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Pediatrics. 2006 May;117(5):1469-76.

Evaluation of a learning collaborative to improve the delivery of preventive services by pediatric practices.

Author information

  • 1Utah Pediatric Partnership to Improve Healthcare Quality, Salt Lake City, Utah, USA. paul.young@hsc.utah.edu

Abstract

OBJECTIVE:

Effective delivery of preventive services is an essential component of high-quality pediatric health care. However, both variation in and deviation from accepted guidelines have been reported. Learning collaboratives (LCs) have been shown to result in improvement in several aspects of pediatric care. The objective of this study was to determine whether pediatric practices that participated in a preventive services LC would improve their delivery of preventive services.

METHODS:

After conducting an initial audit of the medical records of twenty 2-year-olds and twenty 4-year-olds for documentation of preventive services on the basis of national standards, practice teams attended a quality improvement workshop. They were presented with evidence to support the value of preventive services and the results of their audits and taught quality improvement methods, eg, rapid cycles of change. Each team developed plans to improve 1 or more services. Brief audits with feedback and monthly conference calls were used to support practices to conduct rapid cycles of change, to discuss barriers and solutions, and to monitor progress. The results of final chart audits of twenty 2-year-olds and 4-year-olds were compared with the initial chart audits. A Preventive Service Score (PSS) was assigned to each practice on the basis of the number of services provided, and initial to final comparisons were made.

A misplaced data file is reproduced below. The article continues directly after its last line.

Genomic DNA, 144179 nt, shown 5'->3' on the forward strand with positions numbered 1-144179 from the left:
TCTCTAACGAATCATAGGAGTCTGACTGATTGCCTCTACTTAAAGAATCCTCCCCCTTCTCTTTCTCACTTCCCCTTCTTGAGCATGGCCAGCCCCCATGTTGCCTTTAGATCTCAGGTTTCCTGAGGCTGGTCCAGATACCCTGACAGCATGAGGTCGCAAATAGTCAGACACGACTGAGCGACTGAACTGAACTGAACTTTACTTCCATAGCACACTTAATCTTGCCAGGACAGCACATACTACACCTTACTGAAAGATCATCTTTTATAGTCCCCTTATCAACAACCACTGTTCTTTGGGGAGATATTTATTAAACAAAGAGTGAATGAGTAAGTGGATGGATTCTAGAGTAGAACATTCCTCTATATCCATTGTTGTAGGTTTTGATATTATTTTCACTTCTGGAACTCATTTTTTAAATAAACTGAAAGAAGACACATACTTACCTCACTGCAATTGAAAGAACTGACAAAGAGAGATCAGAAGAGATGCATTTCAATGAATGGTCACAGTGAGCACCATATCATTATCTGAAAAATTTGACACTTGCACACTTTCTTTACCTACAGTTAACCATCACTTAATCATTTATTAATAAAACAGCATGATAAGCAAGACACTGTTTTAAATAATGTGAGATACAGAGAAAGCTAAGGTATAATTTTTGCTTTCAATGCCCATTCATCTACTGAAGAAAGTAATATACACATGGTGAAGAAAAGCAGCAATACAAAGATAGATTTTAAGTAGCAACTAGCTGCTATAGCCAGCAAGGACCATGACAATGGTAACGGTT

RESULTS:

Fourteen practices participated. PSSs improved for all practices after the LC. Mean PSS for 2-year-olds increased from 4.0 +/- 1.1 to 4.9 +/- 1.2 and for 4-year-olds increased from 3.8 +/- 1.8 to 5.6 +/- 1.9. The proportions of children who received 9 of the 10 individual preventive services also improved significantly.

CONCLUSION:

LCs are a potentially effective method of improving the quality of care that is delivered by pediatric practices.

PMID:
16651299
[PubMed - indexed for MEDLINE]
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